Ultimately, of course, it all comes back to the stories. If the west was America's biggest fundamental myth, then Lee's Marvel was the modern legend. Here, in all its glory Day-Glo, we had a fictional universe next to the table of Mount Olympus and King Arthur, full of heroism and fear, courage and self-doubt. Although there had been costumed do-gooders before Lee joined (straight edge Clark Kent, Bruce Wayne with a roaring collar), his characters felt different. As documented in Michael Chabon's novel The Amazing Adventures of Kavalier and Clay, these were fantasies invented by outsiders. They were a cerebral Jewish immigrant version of heroism in which resentment, fear and neurosis were just as much part of the package as power and patriotism – and sometimes even more.

There was a darkness and a nuance for the best Marvel characters. The Incredible Hulk, bless him, is a Jungian case study about steroids, who are constantly at war with his shadow. Spider-Man is a kind of armed adolescence that sprays sticky liquid on the four walls, while Ben Grimm (also called The Thing) is made by body dysmorphia, a poetic soul trapped in the shield of a muscle-bound roughneck. These men (the biggest failure of Marvel is that it mainly did men) have the power to turn the world upside down. But they also seem as cursed as blessed.

A Jungian case study about steroids ... the Hulk in the film adaptation of 2003.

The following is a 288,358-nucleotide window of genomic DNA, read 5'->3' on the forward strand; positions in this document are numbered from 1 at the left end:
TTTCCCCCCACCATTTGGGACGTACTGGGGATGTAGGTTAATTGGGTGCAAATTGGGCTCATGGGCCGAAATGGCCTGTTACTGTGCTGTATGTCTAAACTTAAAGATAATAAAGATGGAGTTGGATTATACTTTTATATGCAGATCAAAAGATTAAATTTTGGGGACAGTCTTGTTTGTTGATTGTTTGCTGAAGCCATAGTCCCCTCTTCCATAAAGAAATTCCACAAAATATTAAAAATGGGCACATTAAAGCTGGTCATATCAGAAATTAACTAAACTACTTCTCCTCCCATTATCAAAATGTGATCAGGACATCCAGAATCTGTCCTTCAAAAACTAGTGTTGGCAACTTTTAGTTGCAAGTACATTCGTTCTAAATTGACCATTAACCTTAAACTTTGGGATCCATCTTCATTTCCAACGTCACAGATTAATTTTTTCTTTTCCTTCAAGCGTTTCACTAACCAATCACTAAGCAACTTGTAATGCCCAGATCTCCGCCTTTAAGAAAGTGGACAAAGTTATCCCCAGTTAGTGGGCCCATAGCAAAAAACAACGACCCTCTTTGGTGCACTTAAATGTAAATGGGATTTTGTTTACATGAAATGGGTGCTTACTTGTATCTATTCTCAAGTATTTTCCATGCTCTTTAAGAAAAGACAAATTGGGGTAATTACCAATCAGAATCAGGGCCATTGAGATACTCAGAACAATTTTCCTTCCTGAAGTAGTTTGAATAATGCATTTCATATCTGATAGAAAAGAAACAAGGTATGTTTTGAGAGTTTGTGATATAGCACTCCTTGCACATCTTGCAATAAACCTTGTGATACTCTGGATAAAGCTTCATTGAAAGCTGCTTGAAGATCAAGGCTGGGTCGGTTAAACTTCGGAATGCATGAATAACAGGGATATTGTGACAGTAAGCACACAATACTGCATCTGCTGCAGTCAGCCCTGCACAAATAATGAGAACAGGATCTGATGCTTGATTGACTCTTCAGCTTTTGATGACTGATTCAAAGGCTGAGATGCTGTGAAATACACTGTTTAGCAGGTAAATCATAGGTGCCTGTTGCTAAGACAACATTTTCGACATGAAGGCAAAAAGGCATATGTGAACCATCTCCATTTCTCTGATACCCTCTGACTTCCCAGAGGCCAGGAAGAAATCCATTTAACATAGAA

A Jungian case study on steroids … the Hulk in the film adaptation of 2003. Photo: Universal / Marvel / Kobal / Rex / Shutterstock

Of course I kept my Marvel subscription for years, because the price first rose to 8p, and then to double digits. And then, just as naturally, I let it lapse – on the way to music, big books and the storm of adolescence. Except that in the week of Lee's death, I realize that nobody ever really goes further – love first marks you forever. All those years I have at the very most said that the first great adventure story I read was The Lord of the Rings, and the first big teen portrait was The Catcher in the Rye – which is what nonsense now turns out to be. It was the Silver Surfer, Spider-Man and all the others too. Marvel taught me how to read, how to think. Possibly still to this day. Show me a shiny cover of John Buscema and I start drooling.

"If you want to send a message, call Western Union," said Hollywood mogul Samuel Goldwyn, a man who believed that popular entertainment is dying when it becomes a lecture. And yet, looking back from the middle-age perspective, it feels that Marvel is sending a beautiful glorious message to the tiny children who have disappeared into the universe just before the hormones strike. It tells them that they are indeed superior powers. That they can influence the world, that maturity is an adventure. But it also says that, guess what, your life will still be a mess. Your increased speed and strength will bring a whole series of new problems and that obtaining great strength brings a great responsibility.

In that case, the best way to act is to be good and friendly. Fight injustice with every spin. Raising people when you see that they are in need. Listen to the angels of your better nature. That way you can also follow the greatest heroes of Marvel, whether it is Spider-Man, Daredevil or Stan Lee itself.